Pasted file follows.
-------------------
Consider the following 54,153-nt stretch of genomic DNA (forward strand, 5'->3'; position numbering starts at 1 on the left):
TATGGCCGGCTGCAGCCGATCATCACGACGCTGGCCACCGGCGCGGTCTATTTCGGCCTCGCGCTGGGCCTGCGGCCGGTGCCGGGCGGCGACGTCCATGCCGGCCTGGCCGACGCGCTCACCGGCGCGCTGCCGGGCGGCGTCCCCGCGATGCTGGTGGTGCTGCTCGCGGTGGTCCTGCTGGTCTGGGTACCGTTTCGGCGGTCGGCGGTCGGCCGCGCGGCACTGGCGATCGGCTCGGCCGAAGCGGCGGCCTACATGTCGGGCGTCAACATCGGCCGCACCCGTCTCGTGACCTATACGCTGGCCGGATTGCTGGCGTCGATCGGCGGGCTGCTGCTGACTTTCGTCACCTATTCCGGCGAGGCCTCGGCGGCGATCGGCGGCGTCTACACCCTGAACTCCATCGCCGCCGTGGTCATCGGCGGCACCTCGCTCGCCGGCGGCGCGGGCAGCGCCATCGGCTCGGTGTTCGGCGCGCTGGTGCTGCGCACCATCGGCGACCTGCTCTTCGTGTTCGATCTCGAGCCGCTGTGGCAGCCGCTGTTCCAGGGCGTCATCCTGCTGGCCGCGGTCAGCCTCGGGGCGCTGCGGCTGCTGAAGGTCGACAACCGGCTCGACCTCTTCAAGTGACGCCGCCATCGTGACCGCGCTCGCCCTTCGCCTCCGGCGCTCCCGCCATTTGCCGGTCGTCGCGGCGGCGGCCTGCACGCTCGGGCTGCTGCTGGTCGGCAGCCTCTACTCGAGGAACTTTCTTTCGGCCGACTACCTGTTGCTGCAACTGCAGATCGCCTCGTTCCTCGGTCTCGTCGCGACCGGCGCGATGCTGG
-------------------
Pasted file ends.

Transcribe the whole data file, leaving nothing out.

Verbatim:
Consider the following 54,153-nt stretch of genomic DNA (forward strand, 5'->3'; position numbering starts at 1 on the left):
TATGGCCGGCTGCAGCCGATCATCACGACGCTGGCCACCGGCGCGGTCTATTTCGGCCTCGCGCTGGGCCTGCGGCCGGTGCCGGGCGGCGACGTCCATGCCGGCCTGGCCGACGCGCTCACCGGCGCGCTGCCGGGCGGCGTCCCCGCGATGCTGGTGGTGCTGCTCGCGGTGGTCCTGCTGGTCTGGGTACCGTTTCGGCGGTCGGCGGTCGGCCGCGCGGCACTGGCGATCGGCTCGGCCGAAGCGGCGGCCTACATGTCGGGCGTCAACATCGGCCGCACCCGTCTCGTGACCTATACGCTGGCCGGATTGCTGGCGTCGATCGGCGGGCTGCTGCTGACTTTCGTCACCTATTCCGGCGAGGCCTCGGCGGCGATCGGCGGCGTCTACACCCTGAACTCCATCGCCGCCGTGGTCATCGGCGGCACCTCGCTCGCCGGCGGCGCGGGCAGCGCCATCGGCTCGGTGTTCGGCGCGCTGGTGCTGCGCACCATCGGCGACCTGCTCTTCGTGTTCGATCTCGAGCCGCTGTGGCAGCCGCTGTTCCAGGGCGTCATCCTGCTGGCCGCGGTCAGCCTCGGGGCGCTGCGGCTGCTGAAGGTCGACAACCGGCTCGACCTCTTCAAGTGACGCCGCCATCGTGACCGCGCTCGCCCTTCGCCTCCGGCGCTCCCGCCATTTGCCGGTCGTCGCGGCGGCGGCCTGCACGCTCGGGCTGCTGCTGGTCGGCAGCCTCTACTCGAGGAACTTTCTTTCGGCCGACTACCTGTTGCTGCAACTGCAGATCGCCTCGTTCCTCGGTCTCGTCGCGACCGGCGCGATGCTGG